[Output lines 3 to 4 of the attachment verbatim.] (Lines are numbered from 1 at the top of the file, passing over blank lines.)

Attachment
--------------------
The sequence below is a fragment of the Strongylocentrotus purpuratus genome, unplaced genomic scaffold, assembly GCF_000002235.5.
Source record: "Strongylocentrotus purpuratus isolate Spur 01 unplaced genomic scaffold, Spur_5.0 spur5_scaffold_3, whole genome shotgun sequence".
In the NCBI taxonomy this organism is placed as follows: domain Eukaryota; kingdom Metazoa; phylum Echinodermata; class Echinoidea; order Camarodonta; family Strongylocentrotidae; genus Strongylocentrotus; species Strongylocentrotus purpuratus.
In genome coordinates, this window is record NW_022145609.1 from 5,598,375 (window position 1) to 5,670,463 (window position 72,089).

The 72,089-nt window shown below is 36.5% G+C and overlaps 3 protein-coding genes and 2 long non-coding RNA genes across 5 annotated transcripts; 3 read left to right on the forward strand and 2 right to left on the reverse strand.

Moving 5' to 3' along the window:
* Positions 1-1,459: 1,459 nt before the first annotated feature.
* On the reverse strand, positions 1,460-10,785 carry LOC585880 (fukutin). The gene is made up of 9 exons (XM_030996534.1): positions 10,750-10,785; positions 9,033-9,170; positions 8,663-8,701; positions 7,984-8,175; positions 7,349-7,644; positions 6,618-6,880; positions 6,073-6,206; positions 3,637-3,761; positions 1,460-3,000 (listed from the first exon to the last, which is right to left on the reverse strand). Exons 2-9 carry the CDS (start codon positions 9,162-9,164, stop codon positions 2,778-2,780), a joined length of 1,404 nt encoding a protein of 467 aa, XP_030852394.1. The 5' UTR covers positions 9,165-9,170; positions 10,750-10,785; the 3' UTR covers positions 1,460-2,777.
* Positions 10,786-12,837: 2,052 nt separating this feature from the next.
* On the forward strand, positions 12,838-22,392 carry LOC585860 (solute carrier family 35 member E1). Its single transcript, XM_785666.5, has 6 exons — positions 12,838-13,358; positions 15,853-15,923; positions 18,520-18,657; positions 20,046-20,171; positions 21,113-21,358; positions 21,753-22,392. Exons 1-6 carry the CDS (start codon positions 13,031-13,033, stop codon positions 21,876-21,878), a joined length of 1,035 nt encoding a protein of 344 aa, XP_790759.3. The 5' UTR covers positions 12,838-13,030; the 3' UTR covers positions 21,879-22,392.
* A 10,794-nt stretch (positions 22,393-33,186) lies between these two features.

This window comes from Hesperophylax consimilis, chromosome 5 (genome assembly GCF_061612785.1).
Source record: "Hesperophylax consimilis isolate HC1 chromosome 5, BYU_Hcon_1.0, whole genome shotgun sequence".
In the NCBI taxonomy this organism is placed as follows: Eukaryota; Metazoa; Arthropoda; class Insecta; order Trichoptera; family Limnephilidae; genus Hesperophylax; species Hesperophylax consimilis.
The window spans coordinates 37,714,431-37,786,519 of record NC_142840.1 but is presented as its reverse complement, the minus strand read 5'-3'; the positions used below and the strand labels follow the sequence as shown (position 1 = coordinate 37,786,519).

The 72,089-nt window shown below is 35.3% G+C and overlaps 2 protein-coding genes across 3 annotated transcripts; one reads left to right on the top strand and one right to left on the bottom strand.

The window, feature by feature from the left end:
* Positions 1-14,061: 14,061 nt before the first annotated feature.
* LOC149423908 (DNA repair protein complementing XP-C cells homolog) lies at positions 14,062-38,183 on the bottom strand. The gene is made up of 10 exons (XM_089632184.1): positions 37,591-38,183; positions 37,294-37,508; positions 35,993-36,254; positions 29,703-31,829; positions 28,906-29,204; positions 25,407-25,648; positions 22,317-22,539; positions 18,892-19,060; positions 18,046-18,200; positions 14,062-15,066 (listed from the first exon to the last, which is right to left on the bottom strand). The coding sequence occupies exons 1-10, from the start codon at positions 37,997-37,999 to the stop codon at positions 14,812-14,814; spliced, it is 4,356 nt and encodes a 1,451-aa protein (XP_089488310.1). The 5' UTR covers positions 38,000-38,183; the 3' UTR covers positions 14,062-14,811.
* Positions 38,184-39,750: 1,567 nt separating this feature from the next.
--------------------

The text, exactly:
In the NCBI taxonomy this organism is placed as follows: domain Eukaryota; kingdom Metazoa; phylum Echinodermata; class Echinoidea; order Camarodonta; family Strongylocentrotidae; genus Strongylocentrotus; species Strongylocentrotus purpuratus.
In genome coordinates, this window is record NW_022145609.1 from 5,598,375 (window position 1) to 5,670,463 (window position 72,089).